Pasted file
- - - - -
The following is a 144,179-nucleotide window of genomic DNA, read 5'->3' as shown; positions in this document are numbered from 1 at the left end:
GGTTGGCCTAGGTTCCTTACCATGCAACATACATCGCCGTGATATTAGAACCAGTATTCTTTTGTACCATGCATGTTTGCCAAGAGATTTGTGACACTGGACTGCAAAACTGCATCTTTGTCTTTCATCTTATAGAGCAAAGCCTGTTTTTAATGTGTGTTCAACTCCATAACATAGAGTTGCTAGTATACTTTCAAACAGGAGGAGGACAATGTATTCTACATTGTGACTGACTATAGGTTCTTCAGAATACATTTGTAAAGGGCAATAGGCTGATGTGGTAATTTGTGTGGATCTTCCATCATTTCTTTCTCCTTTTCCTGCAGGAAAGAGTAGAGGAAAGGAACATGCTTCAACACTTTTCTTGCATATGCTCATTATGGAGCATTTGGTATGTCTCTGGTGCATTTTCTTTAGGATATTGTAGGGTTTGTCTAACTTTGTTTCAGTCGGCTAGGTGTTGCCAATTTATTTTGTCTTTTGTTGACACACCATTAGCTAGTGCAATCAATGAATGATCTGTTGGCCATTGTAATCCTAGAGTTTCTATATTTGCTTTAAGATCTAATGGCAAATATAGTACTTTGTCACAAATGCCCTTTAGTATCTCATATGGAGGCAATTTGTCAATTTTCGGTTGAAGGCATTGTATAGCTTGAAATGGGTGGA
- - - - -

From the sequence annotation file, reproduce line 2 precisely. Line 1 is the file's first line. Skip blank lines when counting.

GGTTGGCCTAGGTTCCTTACCATGCAACATACATCGCCGTGATATTAGAACCAGTATTCTTTTGTACCATGCATGTTTGCCAAGAGATTTGTGACACTGGACTGCAAAACTGCATCTTTGTCTTTCATCTTATAGAGCAAAGCCTGTTTTTAATGTGTGTTCAACTCCATAACATAGAGTTGCTAGTATACTTTCAAACAGGAGGAGGACAATGTATTCTACATTGTGACTGACTATAGGTTCTTCAGAATACATTTGTAAAGGGCAATAGGCTGATGTGGTAATTTGTGTGGATCTTCCATCATTTCTTTCTCCTTTTCCTGCAGGAAAGAGTAGAGGAAAGGAACATGCTTCAACACTTTTCTTGCATATGCTCATTATGGAGCATTTGGTATGTCTCTGGTGCATTTTCTTTAGGATATTGTAGGGTTTGTCTAACTTTGTTTCAGTCGGCTAGGTGTTGCCAATTTATTTTGTCTTTTGTTGACACACCATTAGCTAGTGCAATCAATGAATGATCTGTTGGCCATTGTAATCCTAGAGTTTCTATATTTGCTTTAAGATCTAATGGCAAATATAGTACTTTGTCACAAATGCCCTTTAGTATCTCATATGGAGGCAATTTGTCAATTTTCGGTTGAAGGCATTGTATAGCTTGAAATGGGTGGA